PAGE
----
When I want facts from which to draw my own conclusions about global climate change, I certainly don’t seek views of either the right or left political persuasion or from self-styled conservatives of any fashion or media. It’s best to seek data and information from a source that does not have a political, much less a theological, axe to grind.
Beginning in 1996, I designed and built water and other ozone-based treatment systems that are in daily use aboard research vessels of America’s University-National Oceanographic Laboratory System fleet, including the Knorr, Oceanus and Atlantis of Woods Hole Oceanographic Institution (WHOI); the Roger Revelle and Melville of Scripps Institution of Oceanography; the Endeavor of the University of Rhode Island Graduate School of Oceanography and the Alpha Helix of the University of Alaska Fairbanks Seward Marine Center. Also on my customer list is the National Oceanic and Atmospheric Administration (NOAA) vessel McArthur II operating out of Seattle.
My dear friend Dutch Wegman, WHOI port engineer for R/V Atlantis, told me that the waters surrounding Woods Hole, at the southwest tip of Cape Cod, Mass., are 8 degrees warmer than they have ever been. Chris Morgan, chief engineer for R/V Atlantis, a close friend and associate, sent me a report from Canadian researchers that proves warmer seawater has reduced phytoplankton, the foundation of the marine food chain, by 40 percent since 1950.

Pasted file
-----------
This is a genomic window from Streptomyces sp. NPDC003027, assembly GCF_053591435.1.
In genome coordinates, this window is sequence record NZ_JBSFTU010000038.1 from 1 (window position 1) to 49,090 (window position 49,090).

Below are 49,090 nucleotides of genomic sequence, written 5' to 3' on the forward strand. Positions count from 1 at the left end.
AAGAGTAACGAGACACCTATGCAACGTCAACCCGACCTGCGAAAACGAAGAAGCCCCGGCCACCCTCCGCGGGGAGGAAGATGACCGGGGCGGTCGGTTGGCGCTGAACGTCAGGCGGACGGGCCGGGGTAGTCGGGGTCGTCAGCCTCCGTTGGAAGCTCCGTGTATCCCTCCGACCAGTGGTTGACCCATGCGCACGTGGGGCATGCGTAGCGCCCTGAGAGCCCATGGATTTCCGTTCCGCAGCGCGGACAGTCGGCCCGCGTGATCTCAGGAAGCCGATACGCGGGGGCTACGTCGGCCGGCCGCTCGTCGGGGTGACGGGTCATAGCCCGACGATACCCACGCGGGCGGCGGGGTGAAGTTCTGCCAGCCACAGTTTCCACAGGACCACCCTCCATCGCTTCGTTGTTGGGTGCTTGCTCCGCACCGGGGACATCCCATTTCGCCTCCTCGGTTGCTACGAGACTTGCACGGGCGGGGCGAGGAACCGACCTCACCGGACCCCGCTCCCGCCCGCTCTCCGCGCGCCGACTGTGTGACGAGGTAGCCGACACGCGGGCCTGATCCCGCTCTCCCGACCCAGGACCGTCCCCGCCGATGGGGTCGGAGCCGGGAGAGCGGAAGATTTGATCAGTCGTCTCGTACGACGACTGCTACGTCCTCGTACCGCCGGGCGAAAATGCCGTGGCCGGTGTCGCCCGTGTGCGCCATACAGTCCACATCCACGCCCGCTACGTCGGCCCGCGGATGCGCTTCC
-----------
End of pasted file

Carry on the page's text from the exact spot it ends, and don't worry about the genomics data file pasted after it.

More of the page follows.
NOAA reports the planet has just come through the warmest decade, the warmest 12 months, the warmest six months and the warmest April, May and June on record. Nine nations reported their all-time temperature records in 2010, including Russia (111 degrees), Niger (118), Sudan (121), Saudi Arabia and Iraq (126), and Pakistan, which also set the new all-time Asian record in May of 130 degrees. Record seawater temperatures are killing coral polyps, and coral reefs worldwide are in imminent danger of collapse.
In late December 2002, when I was at the Seward Marine Center commissioning the ozone-based Silver Lab’s research facility salt water outfall to prevent the possible escape of non-indigenous species from students’ research tanks, I drove up to see the Kenai peninsula’s Exit Glacier. Its ragged end has now receded more than 2 miles from where it was then. There’s a personal report that may be read at http://hubpages.com/hub/Exit-Glacier-Run. Don’t take the effects of global warming just from me. If the oceans are ever killed, humanity will be close behind.